Separation of Concerns

Separation of Concerns (SoC) is a principle of design used in computer programming. Separation of concerns results in modular programs. The idea of separation of concerns is that each part of a computer program should deal with one concern, and that each of those sections of code should be broken down into more targeted concerns, preventing the same module of code from addressing more than one concern at a time.

Concerns have different granularities, so that the 10,000 foot view of a solution will have separations that may be addressed by different company divisions, and more focused concerns would be addressed by teams of programmers, and so on down to the most granular of concerns being addressed by individual programmers or projects.

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Functional Programming Languages

My favorite functional programming language is Clojure. I stumbled upon functional programming as a result of Clojure. Other popular functional programming languages are Haskell, Scheme, Scala, and Erlang. One of the newer functional languages is F#.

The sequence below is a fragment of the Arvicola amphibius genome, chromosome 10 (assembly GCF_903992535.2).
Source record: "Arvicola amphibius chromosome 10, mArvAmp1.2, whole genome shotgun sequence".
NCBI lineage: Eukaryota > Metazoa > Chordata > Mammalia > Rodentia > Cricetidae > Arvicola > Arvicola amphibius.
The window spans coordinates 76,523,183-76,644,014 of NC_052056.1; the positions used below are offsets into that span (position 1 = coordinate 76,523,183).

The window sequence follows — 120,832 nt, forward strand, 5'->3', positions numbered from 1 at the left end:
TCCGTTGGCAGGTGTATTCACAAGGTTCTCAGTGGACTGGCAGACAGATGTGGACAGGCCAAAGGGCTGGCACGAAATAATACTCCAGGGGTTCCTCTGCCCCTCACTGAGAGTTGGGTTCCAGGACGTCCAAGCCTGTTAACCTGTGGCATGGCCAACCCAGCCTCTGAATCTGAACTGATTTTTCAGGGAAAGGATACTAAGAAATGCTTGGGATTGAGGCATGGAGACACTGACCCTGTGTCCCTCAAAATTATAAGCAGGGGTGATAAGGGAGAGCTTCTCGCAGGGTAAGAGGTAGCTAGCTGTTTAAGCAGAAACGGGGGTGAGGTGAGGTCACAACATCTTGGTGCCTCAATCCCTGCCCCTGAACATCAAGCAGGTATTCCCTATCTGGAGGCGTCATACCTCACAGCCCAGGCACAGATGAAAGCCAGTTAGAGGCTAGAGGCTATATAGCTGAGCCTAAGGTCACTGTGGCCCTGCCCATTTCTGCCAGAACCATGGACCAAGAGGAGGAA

Haskell has a reputation as being a programming language that only allows functional programming. Where as a language like Clojure allows for mutation without a lot of difficulty. Haskell makes non-functional source hard to write.

Some of the other language choices out there are Erlang and OCaml/SML.

So here is the complete list: Continue reading “Functional Programming Languages”

Functional Programming Primer

Functional Programming is the hot new keyword in the coding world. Look! We’re Functional! However, I’m pretty sure most people jumping on the Functional Programming bandwagon have no idea where Functional Programming came from, why functional programming is important, or why the lowercase greek letter lambda is splashed all over the covers of Functional Programming books.

Never fear! This is  your quick Functional Programming Primer. I’ll give you the 10,000 foot overview of the benefits of Functional Programming, along with its benefits, and even explain the origin of the lambda. Continue reading “Functional Programming Primer”